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SmSfti"1 V-'5 l.- ""
FEATURING NEW DANCE
THE "DOLLAR DIP"
Until last Thursday night, Jno.
Vana, 948 W. 18th street, was an
admirer of the "bunny hug," the
"turkey trot,"(and all other forms
of dancing. But on the night in
question he was introduced to the
"dollar dip," and his opinions
have changed. No more dancing
fo'r Vana. It's too expensive.
Vana explained how this
change of front came about in the
municipal court this morning,
Judge Himes being the recipient
of the earful of sorrow and woe
that was unburdened.
Thursday night Vana, who is
a workman in the Sarita Fe shops,
started out to trip the light fan
tastic, feeling very happy, as he
had his month's pay, $58.50,
stowed away in a rear pocket of
his jeans. He visited several sa
loons, and helped pay the liquor
license of each. In one of them
he met Gus Pormbcamsky, also a
dancer, but a railroad laborer
when not dancing. The saloon
visits were continued, and both
rested their feet on numerous
"Then we went to a pla"ce and
had some more drinks," explained
"You needn't enumerate every
drink," objected , the judge. "I
can't listen to you all morning."
"All right," apologized the
dancer. "In the last place we
came to I wanted to dance. Gus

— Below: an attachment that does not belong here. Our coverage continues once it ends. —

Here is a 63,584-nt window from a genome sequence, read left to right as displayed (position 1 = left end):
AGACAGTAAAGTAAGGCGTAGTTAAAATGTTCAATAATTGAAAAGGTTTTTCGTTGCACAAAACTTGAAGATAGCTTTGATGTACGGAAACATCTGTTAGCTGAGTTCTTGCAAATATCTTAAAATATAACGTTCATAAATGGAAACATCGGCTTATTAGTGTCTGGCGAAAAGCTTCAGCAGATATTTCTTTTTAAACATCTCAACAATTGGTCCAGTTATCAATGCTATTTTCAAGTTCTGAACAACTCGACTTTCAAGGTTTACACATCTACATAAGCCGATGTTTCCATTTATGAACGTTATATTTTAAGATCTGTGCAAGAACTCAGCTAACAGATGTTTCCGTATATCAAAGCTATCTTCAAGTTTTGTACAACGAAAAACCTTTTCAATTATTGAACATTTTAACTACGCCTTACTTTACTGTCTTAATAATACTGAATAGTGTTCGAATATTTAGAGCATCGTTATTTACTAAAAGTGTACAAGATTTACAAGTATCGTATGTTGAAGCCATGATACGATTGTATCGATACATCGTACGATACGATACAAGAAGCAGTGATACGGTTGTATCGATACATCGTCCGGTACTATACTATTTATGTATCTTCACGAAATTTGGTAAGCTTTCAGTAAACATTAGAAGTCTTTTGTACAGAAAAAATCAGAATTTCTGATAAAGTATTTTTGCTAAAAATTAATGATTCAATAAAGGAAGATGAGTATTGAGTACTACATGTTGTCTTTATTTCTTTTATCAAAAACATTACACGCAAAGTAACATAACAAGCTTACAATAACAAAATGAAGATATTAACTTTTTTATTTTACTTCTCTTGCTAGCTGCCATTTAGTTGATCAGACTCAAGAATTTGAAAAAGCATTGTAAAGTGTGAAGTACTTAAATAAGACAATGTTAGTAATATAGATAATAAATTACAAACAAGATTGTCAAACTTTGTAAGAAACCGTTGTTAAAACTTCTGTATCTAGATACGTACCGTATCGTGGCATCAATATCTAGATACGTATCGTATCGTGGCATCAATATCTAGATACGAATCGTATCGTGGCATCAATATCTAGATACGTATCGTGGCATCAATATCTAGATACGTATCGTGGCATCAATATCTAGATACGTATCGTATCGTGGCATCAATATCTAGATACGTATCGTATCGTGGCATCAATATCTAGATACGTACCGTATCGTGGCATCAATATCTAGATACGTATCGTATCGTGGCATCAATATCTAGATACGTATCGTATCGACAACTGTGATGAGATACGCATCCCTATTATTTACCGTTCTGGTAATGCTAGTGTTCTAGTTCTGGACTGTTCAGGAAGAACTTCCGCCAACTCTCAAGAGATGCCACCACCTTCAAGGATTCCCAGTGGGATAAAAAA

wanted to dance. So we started
"Who ever heard of a dance
without ladies." The judge was
skeptical. "I never did."
"Huh, you didn't said Vana.
"Were you ever in the Medinah?"
The judge hastened to deny
that he ever was. .
"Well, they dance there, and
they don't have ladies, either."
After this facer Vana went on :
"We danced all around, and
Gus was hitting my pockets.
'What are you doing that for?' I
'Oh,' says he, 'this is the turkey
trot, and I'm flapping my wings.'
"After we danced about six
times I wanted to pay for a drink,
and I reached for my money. It
wasn't there. Gus said he didn't
have it, and nobody else in the
saloon had it. Looked like it just
naturally disappeared, like
Hearst's presidential boom. But
all that turkey trot business made
me, suspicious, so I got a warrant
for Gus." '
Giis, being questioned, said he
didn't know anything aiJout the
money. He thought he was out
dancing with a gentleman, but
was pained to find he was mis
taken. In his opinion Vana was
a piker, and never had $50.
After hearing other testimony,
all to the effect that Vana was
well lubricated, the judge, while
not as frank as Gus, dismissed the
"Suppose they'll all be dancing
the new dance tomorrow," said
"Which one?" asked a bailiff.
"Sure,, the 'dollar dip.' It's a
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